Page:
Published online: June 6, 2020
Most patients with asthma have mild or moderate disease. With currently available medications, the majority can be treated effectively if patients adhere to the treatment. The long-term goal of asthma treatment is to achieve control of symptoms and maintain normal activity levels. It is therefore important to regularly monitor symptom control, risk factors, and response to treatment through follow-up visits performed by an appropriate suitable healthcare provider at an appropriate level of care. At around age 18 years, management involves a transition from paediatric to adult healthcare. Even though formal transition guidelines exist, previous literature have shown that the transition from paediatric to adult healthcare is often haphazard, e.g., when the transition has not been planned appropriately with a risk that the young adults lose contact with follow-up after the transfer to adult healthcare.
In a recent study published in The Journal of Allergy and Clinical Immunology: In Practice, Ödling et al. investigated asthma-related healthcare consumption and pharmacological dispensation during the transition from paediatric to adult healthcare. A longitudinal approach was used to follow different asthma phenotypes during the entire transition process. In the Swedish birth cohort, questionnaire and clinical data from the 16- and 24-year follow-ups were linked to national and regional registries for asthma-related healthcare consumption and dispensed medications during an eight-year period: four years before and after age 18 years, respectively.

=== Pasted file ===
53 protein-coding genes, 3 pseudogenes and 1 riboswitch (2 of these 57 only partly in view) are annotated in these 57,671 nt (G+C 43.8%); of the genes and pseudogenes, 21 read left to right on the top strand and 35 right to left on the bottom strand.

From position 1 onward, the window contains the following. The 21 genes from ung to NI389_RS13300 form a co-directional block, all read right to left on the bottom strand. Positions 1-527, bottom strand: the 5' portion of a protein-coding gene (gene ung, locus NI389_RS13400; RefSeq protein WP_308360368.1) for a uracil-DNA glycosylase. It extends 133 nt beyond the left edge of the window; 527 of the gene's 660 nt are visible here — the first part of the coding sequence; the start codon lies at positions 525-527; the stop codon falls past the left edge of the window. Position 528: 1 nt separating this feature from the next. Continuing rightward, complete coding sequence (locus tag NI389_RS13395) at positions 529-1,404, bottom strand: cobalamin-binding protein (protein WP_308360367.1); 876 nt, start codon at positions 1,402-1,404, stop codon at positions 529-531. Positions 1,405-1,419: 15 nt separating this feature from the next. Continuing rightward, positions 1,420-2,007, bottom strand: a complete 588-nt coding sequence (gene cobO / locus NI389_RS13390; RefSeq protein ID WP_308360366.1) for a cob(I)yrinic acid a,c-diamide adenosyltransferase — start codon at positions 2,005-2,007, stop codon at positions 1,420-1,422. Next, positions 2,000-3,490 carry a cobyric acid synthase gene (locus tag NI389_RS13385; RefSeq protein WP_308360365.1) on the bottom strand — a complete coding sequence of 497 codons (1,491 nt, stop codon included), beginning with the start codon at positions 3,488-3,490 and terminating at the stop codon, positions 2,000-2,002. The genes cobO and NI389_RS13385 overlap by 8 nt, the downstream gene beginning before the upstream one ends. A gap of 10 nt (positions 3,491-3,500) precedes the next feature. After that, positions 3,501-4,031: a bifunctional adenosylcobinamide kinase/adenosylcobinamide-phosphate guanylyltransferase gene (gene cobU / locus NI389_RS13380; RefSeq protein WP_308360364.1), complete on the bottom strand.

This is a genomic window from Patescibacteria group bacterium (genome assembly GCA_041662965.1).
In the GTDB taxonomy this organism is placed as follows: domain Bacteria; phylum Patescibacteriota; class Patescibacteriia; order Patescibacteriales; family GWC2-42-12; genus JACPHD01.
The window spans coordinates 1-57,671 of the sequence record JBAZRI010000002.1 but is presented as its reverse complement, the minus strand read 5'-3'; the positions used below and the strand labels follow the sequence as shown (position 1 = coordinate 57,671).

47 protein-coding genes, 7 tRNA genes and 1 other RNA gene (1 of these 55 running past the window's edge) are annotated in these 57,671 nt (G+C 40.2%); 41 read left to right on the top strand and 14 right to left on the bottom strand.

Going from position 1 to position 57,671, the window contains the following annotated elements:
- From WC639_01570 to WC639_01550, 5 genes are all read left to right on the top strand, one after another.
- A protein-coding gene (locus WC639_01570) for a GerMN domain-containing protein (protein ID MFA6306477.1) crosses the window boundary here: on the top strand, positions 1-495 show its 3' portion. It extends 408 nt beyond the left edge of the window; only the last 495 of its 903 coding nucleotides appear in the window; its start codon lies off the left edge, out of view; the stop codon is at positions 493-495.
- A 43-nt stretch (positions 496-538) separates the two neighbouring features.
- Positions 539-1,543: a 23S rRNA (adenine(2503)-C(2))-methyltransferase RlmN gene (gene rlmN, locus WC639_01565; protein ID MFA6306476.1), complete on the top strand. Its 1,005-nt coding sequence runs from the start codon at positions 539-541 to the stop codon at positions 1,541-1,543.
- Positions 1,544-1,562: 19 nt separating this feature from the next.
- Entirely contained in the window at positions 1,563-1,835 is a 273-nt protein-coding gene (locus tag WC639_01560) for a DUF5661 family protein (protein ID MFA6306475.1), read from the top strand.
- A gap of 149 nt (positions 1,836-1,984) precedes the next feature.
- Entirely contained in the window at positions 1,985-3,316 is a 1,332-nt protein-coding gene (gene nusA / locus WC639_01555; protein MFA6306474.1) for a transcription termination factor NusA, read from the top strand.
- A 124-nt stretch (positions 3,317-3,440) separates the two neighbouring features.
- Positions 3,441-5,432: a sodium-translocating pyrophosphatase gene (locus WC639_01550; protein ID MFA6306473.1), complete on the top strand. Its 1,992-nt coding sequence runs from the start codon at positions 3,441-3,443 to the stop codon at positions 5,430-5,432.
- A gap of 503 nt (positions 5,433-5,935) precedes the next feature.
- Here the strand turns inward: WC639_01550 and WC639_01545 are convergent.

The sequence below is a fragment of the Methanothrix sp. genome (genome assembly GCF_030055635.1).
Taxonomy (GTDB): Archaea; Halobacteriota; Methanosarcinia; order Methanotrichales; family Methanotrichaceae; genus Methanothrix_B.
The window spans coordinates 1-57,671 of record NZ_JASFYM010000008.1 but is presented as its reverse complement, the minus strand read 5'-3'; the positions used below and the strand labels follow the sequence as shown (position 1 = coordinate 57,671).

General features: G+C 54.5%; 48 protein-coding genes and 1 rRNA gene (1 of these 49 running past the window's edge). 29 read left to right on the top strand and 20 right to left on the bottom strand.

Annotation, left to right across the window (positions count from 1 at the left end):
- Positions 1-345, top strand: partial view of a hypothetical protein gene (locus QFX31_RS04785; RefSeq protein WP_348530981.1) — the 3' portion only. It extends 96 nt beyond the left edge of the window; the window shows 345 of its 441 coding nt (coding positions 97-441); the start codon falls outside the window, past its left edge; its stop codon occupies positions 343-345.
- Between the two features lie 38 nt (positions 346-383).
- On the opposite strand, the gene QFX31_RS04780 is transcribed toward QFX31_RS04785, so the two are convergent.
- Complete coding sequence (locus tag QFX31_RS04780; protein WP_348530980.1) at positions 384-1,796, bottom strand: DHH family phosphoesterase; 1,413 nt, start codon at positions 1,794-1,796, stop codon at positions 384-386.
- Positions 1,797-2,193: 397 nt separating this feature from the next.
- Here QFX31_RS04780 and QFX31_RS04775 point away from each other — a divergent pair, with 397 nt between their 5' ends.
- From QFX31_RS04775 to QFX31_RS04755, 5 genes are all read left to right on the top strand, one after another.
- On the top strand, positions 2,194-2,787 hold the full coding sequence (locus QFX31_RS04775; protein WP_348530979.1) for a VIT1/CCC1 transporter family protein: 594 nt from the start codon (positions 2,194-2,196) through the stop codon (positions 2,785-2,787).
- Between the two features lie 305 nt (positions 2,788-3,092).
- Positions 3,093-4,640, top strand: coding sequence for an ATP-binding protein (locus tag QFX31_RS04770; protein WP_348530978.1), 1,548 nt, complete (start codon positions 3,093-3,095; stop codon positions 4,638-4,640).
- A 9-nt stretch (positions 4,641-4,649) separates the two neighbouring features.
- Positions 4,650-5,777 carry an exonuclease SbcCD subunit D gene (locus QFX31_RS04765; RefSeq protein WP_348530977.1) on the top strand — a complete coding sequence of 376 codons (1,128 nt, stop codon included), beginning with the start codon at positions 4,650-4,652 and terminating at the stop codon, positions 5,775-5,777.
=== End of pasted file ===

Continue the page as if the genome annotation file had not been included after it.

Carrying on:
The study showed that almost two thirds of the young adults with persistent asthma had not had any follow-up visit after age 18 years. For all asthma phenotypes, healthcare consultations were fewer than recommended in guidelines, and their frequency decreased after the transition. The dispensations of asthma medications decreased after the transition, even for the participants with severe asthma. For all asthma phenotypes, almost no one had dispensed regular asthma medications during the eight-year period. The study showed that there is a gap between asthma guidelines and actual management. Increased adherence to current guidelines is required when planning for optimal care of adolescents and young adults, including their transition to adult healthcare.
The Journal of Allergy and Clinical Immunology: In Practice is an official journal of the AAAAI, focusing on practical information for the practicing clinician.